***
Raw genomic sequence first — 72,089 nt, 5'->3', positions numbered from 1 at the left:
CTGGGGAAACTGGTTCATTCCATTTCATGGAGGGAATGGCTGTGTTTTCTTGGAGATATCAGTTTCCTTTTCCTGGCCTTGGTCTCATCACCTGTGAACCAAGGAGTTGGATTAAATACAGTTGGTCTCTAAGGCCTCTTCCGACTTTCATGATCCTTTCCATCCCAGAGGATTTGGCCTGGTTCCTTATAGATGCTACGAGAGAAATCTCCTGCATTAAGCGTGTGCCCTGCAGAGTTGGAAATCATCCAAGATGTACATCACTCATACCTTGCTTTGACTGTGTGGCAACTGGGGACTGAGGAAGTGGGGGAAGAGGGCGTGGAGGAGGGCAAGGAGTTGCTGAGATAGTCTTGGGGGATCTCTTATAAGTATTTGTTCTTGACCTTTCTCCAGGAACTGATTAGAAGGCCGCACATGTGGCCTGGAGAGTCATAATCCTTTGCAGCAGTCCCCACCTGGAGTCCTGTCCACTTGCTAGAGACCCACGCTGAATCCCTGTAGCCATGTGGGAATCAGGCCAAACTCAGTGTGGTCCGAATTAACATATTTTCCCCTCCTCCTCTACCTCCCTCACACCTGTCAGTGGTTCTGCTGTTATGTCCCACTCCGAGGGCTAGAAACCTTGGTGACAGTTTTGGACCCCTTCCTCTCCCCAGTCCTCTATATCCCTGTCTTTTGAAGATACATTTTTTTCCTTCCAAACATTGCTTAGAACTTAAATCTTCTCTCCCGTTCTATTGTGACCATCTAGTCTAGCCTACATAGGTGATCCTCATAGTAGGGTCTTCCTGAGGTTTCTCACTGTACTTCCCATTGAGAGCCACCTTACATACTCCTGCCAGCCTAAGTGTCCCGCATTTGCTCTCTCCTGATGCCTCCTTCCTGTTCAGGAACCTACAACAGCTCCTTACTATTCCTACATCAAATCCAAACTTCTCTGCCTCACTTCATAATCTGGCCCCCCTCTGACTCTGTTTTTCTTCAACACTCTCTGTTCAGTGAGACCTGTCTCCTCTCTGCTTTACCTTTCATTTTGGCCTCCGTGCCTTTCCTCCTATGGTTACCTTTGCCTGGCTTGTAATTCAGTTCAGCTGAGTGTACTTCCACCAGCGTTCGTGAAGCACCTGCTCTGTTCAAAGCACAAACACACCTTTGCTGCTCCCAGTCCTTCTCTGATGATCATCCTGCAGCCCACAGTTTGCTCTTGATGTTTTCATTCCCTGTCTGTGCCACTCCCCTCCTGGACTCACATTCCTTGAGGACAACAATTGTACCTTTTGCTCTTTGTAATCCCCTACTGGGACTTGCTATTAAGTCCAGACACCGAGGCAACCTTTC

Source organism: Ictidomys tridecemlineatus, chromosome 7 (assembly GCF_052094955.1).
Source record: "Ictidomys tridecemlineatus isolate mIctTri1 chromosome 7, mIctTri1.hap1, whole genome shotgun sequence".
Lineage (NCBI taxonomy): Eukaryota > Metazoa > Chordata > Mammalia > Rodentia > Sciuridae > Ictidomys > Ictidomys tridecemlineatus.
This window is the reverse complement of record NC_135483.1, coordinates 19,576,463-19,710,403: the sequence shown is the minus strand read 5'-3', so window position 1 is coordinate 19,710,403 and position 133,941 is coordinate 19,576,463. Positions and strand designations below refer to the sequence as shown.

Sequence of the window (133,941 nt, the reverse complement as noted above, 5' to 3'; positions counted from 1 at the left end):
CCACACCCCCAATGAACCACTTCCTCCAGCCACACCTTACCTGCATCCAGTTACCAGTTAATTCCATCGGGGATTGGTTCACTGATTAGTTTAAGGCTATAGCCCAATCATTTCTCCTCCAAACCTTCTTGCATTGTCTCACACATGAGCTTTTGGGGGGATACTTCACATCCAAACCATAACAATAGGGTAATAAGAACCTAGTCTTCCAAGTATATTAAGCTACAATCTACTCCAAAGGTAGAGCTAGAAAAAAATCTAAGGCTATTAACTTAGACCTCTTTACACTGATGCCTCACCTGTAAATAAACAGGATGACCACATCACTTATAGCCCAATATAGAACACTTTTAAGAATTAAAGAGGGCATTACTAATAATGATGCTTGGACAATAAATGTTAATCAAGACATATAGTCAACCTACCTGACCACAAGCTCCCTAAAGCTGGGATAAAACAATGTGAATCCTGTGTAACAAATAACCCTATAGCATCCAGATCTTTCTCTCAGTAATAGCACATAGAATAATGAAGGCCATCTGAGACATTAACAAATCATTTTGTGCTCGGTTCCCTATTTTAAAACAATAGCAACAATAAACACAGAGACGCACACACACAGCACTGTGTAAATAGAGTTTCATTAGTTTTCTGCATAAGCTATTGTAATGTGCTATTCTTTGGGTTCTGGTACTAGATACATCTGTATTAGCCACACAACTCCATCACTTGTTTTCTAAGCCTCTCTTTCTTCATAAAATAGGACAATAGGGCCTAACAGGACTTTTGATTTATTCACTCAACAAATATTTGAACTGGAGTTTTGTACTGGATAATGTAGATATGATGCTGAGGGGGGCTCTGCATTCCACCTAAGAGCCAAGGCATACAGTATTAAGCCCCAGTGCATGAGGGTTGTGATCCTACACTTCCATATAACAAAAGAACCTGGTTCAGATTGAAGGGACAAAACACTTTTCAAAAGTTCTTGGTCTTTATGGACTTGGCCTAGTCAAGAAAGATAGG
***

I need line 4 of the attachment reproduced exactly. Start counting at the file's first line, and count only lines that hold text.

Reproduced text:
Source record: "Ictidomys tridecemlineatus isolate mIctTri1 chromosome 7, mIctTri1.hap1, whole genome shotgun sequence".